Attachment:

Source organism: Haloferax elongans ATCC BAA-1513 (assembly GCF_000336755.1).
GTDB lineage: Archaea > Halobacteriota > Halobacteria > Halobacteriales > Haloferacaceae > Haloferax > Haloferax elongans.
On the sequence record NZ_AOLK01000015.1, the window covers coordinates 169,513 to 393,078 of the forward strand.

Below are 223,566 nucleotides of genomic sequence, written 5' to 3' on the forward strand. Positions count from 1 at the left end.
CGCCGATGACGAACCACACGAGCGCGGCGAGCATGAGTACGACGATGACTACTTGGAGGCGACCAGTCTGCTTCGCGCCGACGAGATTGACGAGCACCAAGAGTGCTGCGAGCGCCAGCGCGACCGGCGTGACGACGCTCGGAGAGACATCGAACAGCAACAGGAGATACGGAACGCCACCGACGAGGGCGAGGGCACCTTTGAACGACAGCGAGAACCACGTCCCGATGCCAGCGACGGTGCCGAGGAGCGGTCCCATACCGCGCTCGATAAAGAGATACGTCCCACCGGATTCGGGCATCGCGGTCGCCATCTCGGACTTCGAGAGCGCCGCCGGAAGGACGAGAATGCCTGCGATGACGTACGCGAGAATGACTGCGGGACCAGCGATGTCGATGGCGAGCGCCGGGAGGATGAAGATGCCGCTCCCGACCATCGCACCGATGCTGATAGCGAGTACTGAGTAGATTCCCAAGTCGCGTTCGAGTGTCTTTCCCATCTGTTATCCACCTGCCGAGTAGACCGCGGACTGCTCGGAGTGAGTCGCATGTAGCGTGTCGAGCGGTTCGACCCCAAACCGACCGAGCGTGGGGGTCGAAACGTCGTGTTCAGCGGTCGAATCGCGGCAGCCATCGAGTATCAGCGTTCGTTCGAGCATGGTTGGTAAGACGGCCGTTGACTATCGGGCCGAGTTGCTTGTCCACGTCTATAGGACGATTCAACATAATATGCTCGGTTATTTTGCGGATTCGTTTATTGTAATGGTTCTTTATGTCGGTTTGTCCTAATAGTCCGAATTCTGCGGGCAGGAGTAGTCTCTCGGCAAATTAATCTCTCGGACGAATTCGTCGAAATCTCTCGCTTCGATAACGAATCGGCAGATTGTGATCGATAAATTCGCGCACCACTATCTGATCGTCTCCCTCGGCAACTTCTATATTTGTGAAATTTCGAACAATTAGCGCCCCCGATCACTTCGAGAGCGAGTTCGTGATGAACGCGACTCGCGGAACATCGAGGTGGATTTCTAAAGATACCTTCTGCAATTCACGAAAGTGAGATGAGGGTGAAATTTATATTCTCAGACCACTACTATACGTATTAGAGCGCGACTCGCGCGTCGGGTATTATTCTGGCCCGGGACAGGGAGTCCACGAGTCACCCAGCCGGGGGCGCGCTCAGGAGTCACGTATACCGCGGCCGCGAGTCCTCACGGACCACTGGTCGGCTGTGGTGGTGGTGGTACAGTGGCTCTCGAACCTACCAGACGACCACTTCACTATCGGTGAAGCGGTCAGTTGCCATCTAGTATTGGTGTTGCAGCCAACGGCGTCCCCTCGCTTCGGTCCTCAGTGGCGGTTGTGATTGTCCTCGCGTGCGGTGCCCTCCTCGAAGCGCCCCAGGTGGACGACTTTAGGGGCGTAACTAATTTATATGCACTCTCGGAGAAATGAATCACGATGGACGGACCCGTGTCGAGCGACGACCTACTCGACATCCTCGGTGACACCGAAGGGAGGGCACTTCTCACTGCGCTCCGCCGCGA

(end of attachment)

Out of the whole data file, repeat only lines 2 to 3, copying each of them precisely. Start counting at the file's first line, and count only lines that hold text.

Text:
GTDB lineage: Archaea > Halobacteriota > Halobacteria > Halobacteriales > Haloferacaceae > Haloferax > Haloferax elongans.
On the sequence record NZ_AOLK01000015.1, the window covers coordinates 169,513 to 393,078 of the forward strand.